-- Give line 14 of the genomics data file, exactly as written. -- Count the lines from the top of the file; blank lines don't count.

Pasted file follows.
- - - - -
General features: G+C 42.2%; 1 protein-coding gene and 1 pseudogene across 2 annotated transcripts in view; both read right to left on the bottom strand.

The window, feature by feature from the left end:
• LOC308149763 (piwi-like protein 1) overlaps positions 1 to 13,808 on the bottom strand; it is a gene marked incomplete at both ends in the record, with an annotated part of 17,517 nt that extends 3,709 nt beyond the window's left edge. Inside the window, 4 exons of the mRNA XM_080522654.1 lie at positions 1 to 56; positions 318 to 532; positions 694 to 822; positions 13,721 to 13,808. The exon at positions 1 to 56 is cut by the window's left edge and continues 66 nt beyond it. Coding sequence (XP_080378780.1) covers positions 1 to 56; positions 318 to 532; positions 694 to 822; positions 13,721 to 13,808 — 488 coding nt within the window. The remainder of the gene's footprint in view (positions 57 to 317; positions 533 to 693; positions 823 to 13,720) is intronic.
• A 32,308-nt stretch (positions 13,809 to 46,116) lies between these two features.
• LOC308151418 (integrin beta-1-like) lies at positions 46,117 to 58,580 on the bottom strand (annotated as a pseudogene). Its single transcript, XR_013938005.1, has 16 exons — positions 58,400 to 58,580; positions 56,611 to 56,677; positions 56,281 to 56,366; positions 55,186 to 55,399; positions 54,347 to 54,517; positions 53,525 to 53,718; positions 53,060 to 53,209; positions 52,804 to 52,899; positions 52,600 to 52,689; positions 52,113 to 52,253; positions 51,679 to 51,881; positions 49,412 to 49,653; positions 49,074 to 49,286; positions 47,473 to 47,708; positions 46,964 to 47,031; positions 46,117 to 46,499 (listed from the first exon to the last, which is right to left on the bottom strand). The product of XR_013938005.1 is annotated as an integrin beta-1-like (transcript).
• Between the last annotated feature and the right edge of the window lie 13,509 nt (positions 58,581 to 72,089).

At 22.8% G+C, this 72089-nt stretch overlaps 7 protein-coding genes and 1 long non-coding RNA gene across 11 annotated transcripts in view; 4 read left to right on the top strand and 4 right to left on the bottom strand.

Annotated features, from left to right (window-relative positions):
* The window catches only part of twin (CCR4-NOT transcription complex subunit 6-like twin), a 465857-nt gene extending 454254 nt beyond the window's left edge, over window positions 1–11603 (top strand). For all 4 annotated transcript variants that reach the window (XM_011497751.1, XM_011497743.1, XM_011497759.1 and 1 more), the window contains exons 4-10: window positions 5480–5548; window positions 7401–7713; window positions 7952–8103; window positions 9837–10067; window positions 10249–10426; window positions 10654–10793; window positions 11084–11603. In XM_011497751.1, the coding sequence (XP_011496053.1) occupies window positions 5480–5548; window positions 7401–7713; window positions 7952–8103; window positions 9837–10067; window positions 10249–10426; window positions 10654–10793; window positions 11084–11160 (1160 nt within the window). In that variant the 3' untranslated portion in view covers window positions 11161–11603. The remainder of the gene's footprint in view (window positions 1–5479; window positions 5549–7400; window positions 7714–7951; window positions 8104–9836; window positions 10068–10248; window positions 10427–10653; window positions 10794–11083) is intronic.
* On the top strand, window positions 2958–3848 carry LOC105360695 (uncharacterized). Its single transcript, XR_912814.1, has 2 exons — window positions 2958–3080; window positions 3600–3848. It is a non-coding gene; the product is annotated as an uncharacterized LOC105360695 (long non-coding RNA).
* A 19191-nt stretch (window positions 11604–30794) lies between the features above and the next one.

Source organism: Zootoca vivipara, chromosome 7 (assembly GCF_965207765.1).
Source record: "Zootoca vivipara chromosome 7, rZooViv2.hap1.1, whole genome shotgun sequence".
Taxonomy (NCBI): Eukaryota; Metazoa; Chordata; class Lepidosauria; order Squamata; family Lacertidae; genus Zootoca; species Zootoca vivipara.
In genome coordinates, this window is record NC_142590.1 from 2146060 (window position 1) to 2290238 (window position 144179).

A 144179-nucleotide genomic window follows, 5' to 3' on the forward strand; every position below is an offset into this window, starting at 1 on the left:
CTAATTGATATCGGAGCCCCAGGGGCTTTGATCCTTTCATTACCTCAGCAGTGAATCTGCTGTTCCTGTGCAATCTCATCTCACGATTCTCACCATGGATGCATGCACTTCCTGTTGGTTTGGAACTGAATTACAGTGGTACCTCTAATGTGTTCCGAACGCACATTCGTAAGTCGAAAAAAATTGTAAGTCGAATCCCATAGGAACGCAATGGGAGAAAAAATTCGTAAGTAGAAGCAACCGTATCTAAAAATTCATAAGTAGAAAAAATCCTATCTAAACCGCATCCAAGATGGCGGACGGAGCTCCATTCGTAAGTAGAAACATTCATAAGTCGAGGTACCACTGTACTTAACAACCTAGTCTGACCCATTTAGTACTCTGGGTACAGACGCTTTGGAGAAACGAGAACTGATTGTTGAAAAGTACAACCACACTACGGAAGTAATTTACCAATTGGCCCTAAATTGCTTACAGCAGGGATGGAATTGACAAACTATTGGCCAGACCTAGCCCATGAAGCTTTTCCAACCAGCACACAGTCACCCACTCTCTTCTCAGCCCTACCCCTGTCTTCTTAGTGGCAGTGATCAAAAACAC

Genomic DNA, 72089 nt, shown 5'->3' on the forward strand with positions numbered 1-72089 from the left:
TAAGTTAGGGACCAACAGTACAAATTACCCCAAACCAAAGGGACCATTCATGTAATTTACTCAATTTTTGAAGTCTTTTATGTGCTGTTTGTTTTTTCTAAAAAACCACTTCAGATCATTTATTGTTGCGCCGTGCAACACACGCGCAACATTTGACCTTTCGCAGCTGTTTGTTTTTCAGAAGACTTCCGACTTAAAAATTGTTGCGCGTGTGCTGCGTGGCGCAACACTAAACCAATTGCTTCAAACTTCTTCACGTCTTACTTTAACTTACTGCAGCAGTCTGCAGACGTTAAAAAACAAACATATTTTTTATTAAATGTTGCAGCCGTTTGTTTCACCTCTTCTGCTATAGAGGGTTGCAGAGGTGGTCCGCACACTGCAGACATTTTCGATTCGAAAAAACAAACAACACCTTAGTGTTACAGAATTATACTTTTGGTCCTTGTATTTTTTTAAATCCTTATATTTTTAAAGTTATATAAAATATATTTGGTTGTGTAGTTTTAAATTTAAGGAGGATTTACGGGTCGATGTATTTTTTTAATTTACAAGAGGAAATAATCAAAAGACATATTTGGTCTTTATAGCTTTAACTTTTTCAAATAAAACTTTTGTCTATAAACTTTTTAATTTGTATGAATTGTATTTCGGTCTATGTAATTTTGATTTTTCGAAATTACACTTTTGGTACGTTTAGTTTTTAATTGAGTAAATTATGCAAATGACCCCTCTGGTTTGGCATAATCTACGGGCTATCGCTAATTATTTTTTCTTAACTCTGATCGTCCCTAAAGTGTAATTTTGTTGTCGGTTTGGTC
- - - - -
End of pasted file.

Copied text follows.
Taxonomy (NCBI): Eukaryota; Metazoa; Chordata; class Lepidosauria; order Squamata; family Lacertidae; genus Zootoca; species Zootoca vivipara.